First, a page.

Your recollection of AP style is inaccurate. It includes advice on everything from how to abbreviate a state name, to when to hyphenate adjectives, to why we should say “more than” instead of “over” a number.

    Seriously, no one has one of these books lying around? We’re talking about it like it’s obsolete, but it remains the standard at most newspapers (and consequently, most PR offices; press releases sent to newspapers have a better shot at being published if they are already in the paper’s style of choice).

    According to this piece, its influence is actually growing:

  10. Jeff Thompson Says:

    Lolly- I don’t think we’re in disagreement. Content and structure is what we’re both speaking of, though I’ll grant you it’s been a few years since I’ve referred to the style guide. And by the way, if I were to study the local newspaper closely, I could cite you instance after instance in which the Observer ignores the guidelines.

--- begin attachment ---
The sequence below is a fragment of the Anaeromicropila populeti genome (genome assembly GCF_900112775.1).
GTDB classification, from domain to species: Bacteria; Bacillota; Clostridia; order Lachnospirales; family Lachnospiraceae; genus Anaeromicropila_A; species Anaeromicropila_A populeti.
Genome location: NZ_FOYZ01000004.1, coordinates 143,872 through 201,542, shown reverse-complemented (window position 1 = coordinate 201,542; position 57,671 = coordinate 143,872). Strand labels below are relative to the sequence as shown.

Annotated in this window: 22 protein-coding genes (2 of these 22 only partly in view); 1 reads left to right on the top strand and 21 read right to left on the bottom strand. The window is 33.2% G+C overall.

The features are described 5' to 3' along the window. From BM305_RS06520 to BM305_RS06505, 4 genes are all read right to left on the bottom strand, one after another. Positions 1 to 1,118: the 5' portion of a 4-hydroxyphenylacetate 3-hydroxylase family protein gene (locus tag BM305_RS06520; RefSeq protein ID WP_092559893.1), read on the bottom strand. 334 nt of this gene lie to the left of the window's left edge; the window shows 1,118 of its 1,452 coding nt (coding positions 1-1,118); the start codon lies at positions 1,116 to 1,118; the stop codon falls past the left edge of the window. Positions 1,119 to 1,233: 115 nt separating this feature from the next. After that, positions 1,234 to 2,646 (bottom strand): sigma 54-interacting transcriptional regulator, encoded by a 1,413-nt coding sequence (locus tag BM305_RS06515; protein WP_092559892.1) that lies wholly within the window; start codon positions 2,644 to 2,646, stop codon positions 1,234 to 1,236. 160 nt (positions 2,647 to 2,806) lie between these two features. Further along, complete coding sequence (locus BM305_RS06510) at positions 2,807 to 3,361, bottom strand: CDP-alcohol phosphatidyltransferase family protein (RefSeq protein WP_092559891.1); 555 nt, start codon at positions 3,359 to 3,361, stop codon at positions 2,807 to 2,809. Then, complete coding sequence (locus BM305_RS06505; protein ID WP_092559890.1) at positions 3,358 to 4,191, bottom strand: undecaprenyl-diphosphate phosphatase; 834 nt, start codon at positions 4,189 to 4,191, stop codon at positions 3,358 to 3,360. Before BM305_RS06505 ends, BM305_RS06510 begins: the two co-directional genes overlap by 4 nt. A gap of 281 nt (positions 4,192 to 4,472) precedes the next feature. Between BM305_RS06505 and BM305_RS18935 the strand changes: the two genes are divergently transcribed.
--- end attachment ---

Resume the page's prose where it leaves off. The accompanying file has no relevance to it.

11. Lolly Says:

    Oh, absolutely! When I lived in Fayetteville, I could always spot a glaring error in the Observer within 5 minutes of sitting down to breakfast. And not just AP-style failures — blatant misspellings and total misuse of words.

    Maybe they are one of those papers that has done away with the copy desk altogether? I sure hope not.

  12. Raymond Rundus Says:

    Just got back to the link that Lolly posted (above) on July 22, in which she noted that interest in, and use of, the APStylebook seems to be increasing in recent times.
    Thanks to Lolly for that. And may I recommend that you click on the link Lolly kindly provided and read the posting by Mallary Jean Tenore (in Poynter Online) on June 18. Quite interesting. I may yet be converted . . . . (But I’ve temporarily forgotten what my earlier religion was–or I guess it was a lack of a code of beliefs.)